Combining impartiality with a moral imperative will make your argument more persuasive than facts alone.

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Here’s an interesting fact: speakers lose credibility when they attempt to persuade an audience of a point of view. Why? Because they are perceived to lack impartiality.

Rather than trying to persuade, speakers should focus on discussing, teaching, and sharing information. This impartiality sends an important message: that your intentions are trustworthy. Neutral motivation boosts communicator credibility – and, ironically, makes an argument more persuasive.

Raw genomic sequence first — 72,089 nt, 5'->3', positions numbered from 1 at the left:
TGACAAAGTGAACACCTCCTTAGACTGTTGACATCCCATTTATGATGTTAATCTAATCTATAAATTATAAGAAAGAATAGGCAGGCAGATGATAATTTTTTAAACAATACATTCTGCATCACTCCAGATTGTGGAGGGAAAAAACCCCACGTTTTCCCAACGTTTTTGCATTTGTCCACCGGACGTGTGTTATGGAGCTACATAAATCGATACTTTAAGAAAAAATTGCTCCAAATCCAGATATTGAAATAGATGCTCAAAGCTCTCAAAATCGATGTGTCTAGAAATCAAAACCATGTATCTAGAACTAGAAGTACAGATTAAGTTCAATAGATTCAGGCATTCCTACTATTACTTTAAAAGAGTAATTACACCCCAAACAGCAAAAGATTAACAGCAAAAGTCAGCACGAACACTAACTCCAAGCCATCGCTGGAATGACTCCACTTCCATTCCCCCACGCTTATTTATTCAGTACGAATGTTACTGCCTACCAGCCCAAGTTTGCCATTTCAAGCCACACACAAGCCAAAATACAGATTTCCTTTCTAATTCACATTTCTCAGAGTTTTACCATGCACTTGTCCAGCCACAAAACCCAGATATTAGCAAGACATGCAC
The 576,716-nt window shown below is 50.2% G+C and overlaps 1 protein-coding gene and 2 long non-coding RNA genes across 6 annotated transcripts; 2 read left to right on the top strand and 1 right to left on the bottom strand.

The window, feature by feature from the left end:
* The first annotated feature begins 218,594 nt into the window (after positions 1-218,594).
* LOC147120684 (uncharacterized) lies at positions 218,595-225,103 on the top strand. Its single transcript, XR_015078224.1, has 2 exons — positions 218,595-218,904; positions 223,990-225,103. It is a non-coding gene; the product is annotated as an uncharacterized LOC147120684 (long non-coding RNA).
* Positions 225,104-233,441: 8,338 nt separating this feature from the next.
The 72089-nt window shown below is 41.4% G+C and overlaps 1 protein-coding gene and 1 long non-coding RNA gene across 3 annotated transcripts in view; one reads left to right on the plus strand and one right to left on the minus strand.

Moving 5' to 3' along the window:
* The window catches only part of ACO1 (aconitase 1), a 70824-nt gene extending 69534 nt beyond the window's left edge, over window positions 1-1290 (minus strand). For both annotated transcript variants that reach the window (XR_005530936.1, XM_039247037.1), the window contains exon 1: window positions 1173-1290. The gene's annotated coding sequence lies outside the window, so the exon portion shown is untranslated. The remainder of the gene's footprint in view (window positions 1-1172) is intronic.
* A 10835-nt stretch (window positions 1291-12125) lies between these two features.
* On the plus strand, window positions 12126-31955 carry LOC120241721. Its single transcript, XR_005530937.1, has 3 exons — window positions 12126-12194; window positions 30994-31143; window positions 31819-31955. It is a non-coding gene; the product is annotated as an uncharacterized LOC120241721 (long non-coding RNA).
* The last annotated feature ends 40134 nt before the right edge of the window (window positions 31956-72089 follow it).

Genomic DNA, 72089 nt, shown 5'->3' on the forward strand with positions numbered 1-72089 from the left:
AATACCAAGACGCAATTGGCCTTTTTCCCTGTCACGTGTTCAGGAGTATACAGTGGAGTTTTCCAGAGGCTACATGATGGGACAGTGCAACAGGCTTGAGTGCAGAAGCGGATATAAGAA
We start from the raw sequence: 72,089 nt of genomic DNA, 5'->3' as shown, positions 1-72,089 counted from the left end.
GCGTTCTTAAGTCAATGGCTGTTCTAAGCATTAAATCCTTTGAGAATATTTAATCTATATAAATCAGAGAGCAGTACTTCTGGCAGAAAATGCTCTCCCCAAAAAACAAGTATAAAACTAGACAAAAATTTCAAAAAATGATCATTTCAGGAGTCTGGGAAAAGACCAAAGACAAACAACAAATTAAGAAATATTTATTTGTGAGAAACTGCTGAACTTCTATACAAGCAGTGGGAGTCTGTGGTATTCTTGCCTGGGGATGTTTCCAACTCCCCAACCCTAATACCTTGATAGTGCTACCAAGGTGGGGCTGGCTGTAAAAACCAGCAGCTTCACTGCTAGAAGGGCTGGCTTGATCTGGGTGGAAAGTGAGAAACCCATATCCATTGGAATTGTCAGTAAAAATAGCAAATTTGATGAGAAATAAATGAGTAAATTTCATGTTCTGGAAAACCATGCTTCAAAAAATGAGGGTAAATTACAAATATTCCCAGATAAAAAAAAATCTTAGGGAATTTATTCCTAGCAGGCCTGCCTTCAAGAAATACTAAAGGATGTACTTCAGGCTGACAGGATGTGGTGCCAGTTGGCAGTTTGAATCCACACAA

If you want to persuade, research suggests you should focus less on the data and more on your role as messenger. Acknowledge and empathize with people’s underlying fears. Don't criticize opponents for their ignorance. Instead, discuss objectively. Speak to larger outcomes (like protecting human welfare) that move the conversation out of people's heads and into people's hearts. Combining impartiality with a moral imperative -- and presenting yourself as a friend to the audience -- will make your argument more persuasive than facts alone.

How persuasive are you?   

Joni Avram